Wednesday, January 16, 2013

Call for Festival Performances


Throwing reason to the winds (and wind is something mighty familiar to us these days), Great Small Works is embarking on its Tenth International Toy Theater Festival and Temporary Toy Theater Museum, which will take place June 14th through 23rd 2013, at St. Ann's Warehouse in its new temporary space at 29 Jay Street in Brooklyn’s DUMBO neighborhood.  The warehouse will offer new opportunities and challenges for exploring design and programming ideas, and we are grateful to St. Ann’s for the return invitation.

As in previous years, we strive to juxtapose performances which embrace paper theater’s classical, historic style with contemporary experimentations with the form.  We want to include young artists searching for their creative voices as well as seasoned puppeteers.  We seek diversity of all kinds—stylistic, cultural, technical, and thematic. 

We are writing now to request your proposals.  There are a limited number of performance slots available, but we want to involve as many people as possible; our goal, as always, is to create a diverse, inclusive and colossal event!  In the festival context, 20-minute pieces are ideal.  Each show will be presented twice, and will be part of a program with other shows.  Although the format is small, we encourage big ideas!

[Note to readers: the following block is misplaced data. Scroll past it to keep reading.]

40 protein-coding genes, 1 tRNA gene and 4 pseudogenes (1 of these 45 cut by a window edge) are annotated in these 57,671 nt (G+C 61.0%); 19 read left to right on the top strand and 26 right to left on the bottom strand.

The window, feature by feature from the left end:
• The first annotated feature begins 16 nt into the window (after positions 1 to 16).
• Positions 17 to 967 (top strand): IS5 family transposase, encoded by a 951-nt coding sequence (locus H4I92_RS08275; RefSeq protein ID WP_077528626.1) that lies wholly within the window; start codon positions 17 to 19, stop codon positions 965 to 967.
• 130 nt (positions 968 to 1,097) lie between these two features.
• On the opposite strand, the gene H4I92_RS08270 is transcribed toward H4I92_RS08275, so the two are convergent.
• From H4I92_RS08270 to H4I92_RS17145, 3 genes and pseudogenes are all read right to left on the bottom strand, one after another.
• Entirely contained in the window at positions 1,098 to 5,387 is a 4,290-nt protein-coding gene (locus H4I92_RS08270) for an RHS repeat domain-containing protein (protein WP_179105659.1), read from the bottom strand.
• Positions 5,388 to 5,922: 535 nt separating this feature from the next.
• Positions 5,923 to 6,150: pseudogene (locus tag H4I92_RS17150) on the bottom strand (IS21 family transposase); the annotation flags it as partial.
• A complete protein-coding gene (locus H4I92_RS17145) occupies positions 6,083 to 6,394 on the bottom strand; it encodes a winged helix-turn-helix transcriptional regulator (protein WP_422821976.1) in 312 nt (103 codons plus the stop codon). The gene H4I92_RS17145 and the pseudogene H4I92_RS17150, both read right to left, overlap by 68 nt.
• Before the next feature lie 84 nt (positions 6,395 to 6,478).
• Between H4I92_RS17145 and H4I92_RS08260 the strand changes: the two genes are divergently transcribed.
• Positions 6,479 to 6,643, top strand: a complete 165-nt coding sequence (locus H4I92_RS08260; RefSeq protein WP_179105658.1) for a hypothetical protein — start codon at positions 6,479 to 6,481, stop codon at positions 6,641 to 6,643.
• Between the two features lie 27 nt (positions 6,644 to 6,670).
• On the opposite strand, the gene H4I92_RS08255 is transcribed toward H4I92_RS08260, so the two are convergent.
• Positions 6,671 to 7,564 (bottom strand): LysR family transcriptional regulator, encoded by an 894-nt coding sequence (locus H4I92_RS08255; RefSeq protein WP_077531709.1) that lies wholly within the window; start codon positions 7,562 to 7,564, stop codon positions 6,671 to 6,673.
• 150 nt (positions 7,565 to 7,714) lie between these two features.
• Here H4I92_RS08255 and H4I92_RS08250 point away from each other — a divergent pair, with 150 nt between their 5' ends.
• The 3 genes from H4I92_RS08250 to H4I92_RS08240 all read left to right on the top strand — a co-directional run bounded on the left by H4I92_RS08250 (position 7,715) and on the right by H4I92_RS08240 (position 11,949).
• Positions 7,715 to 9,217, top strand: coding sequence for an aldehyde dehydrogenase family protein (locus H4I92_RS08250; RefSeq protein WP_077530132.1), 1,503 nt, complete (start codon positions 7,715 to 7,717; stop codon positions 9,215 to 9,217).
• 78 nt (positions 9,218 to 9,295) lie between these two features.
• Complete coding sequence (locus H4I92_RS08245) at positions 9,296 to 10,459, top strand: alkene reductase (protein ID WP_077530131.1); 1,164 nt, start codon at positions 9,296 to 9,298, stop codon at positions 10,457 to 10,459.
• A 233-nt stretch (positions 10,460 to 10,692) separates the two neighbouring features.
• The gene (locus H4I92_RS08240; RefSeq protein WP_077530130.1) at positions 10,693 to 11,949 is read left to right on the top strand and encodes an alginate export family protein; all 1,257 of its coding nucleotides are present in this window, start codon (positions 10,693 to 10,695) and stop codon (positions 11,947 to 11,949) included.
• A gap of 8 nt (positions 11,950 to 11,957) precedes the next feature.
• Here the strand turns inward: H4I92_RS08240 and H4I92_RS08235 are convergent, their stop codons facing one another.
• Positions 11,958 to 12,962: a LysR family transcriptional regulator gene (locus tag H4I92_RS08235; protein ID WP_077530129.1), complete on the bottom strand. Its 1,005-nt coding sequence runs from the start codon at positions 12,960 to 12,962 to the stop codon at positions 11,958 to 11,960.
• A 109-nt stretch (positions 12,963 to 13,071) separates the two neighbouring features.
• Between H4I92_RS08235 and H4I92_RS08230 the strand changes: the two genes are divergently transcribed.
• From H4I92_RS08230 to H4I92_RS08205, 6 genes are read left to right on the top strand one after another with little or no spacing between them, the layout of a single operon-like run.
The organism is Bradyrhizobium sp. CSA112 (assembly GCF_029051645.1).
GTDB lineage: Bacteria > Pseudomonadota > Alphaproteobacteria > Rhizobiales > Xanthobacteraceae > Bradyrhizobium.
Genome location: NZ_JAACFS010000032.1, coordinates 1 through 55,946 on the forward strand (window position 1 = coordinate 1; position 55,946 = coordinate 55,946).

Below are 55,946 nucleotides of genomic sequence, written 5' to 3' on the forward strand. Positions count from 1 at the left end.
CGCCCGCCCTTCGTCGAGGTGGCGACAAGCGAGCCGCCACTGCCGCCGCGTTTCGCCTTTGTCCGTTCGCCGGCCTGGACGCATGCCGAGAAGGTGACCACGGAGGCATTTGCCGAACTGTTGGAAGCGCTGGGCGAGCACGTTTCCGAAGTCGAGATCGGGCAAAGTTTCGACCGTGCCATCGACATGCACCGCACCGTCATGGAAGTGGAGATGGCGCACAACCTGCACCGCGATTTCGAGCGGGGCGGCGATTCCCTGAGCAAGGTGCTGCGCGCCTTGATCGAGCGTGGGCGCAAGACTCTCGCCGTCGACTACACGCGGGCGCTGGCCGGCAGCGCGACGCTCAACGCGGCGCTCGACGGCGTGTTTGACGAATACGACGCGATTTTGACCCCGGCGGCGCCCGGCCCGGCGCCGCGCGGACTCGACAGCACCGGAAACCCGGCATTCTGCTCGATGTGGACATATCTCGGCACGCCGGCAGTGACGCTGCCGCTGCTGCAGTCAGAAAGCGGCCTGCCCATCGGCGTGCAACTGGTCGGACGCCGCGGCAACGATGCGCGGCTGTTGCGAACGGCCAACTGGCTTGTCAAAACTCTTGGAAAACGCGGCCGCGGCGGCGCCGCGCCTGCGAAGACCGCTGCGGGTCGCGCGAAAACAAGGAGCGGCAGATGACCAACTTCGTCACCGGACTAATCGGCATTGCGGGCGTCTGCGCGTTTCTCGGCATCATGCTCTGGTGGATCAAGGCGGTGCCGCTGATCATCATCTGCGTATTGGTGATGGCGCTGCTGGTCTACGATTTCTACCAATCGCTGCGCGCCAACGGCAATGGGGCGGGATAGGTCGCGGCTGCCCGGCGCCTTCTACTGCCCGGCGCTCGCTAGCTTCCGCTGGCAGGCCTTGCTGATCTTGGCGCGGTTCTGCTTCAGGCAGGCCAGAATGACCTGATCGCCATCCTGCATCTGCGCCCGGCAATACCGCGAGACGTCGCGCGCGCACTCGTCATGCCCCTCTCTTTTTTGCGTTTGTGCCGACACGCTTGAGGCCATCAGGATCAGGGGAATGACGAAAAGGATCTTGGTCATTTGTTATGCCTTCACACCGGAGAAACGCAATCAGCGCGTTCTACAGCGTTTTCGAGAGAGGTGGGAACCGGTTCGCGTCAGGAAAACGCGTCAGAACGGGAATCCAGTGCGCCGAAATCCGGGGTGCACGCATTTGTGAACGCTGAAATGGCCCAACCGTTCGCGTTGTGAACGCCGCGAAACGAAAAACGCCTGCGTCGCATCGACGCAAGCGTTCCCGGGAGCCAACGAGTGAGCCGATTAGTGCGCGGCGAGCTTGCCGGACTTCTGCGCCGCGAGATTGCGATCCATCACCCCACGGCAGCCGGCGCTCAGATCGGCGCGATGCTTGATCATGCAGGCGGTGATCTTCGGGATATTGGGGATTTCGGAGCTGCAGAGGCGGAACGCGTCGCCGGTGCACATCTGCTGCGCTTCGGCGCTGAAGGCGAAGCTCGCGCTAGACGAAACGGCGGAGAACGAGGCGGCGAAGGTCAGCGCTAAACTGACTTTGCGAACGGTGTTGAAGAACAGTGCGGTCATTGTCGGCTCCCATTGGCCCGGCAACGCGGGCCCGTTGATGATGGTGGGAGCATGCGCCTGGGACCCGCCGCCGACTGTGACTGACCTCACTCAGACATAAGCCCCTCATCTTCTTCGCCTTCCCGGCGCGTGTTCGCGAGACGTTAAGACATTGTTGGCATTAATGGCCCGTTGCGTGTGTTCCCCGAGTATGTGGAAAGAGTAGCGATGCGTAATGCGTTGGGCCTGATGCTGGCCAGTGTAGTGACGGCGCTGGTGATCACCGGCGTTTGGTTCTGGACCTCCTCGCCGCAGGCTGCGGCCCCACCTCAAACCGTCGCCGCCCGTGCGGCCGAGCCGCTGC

For this festival, we will not be able to construct multiple theaters for simultaneous performances, but will have a main stage with multiple shows in each program.  This means that we will be especially inclined to accept pieces which are relatively easy to take on and off the stage.  We are also hoping to build a couple of small venues, for no more than 25 people, where individual shows can be presented in a truly intimate way.  And, we hope that very small and very short pieces can be presented in and around the exhibit as we’ve done in the past, so do let us know if you have a 5-minute-or-less mini-show you’d like to perform.

Although fundraising efforts are ongoing, as of now we have no money for artist fees.  We will certainly let you know if and when the financial picture improves.  As a minimum, we commit to pay travel expenses and provide housing for those of you who are not in New York City.

Have you done Toy Theater before?  Have you been doing Toy Theater for the past 50 years?  Are you an actor, cartoonist, visual artist, animator, photographer, musician?  Have you always wanted to play with paper?  Have you just arrived in New York City and seek ways to express your deepest passions?  Do you live in Albuquerque and need a change of scenery?
Please send us the following information: